When I wrote for the paper, I was constantly getting thrown into situations like that, probably because of the minor fame associated with my column, and my column known for being “wild” in that cheesy college sense (but was not really wild at all). I remember hitting on an Indian girl at one of the newspaper Christmas parties, going back with her to her dorm room, I guess thinking “here we go” … but instead walking in on her roommates, all of whom were fans of my column, and us having a blast that night, singing “Wish You Were Here” by Pink Floyd while one of the girls strummed the chords on her acoustic guitar and hanging out until about three in the morning.

But I also have some pretty pompous memories of that minor-league fame. It does strange things to your head. I can see being a celebrity on any level must wreak havoc on one’s self image, as you’re encouraged to think constantly only of yourself and how great you are. It’s a horrible trap, and I gather the best that you can do is just avoid that shit all together, not encourage people to see you as anything more than yourself, don’t seek out situations that make you seem more than human. But I guess that would negate the concept of celebrity all together, and a lot of people living that way clearly love and crave that level of attention from strangers. I did, for a short while. I recall showing up for a reading at a dorm, for which about 200 people showed up, and I sat there on a couch with no shoes or socks on, acting like a fucking guru while these kids laughed in delight at everything I had to say for the next hour. You get to feel “special” when you’re placed in roles like that.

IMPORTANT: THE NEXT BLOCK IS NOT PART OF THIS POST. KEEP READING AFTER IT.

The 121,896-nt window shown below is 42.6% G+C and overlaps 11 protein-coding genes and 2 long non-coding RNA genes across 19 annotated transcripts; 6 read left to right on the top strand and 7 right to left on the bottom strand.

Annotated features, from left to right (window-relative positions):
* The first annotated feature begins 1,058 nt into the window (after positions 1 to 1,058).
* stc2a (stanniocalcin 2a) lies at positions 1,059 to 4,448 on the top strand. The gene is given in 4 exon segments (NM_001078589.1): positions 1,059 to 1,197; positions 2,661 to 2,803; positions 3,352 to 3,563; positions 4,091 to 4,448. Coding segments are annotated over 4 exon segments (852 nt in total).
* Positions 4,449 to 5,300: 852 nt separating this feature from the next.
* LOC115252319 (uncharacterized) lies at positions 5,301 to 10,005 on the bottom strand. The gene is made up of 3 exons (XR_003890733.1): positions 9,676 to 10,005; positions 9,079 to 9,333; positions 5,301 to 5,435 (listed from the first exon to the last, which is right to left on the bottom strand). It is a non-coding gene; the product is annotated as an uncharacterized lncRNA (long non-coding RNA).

And I didn’t know how to tell those guys, shit, you just show up at the Carnegie Building tomorrow at around 2:15, we can do this again, save you’ll be sitting next to me on those cement steps, we’ll be totally equal, and we’ll probably find you’re just as if not more interesting than I am. Those steps were important in the sense of talented people, not trying to impress each other, relaxing, being open, killing time because it was there to be killed. That’s the birth place of creativity, where it takes root. I think when we went inside, the roles took over, we all became whoever we were supposed to be in there, from foot soldier on the Classified page, to glorified columnist or editor.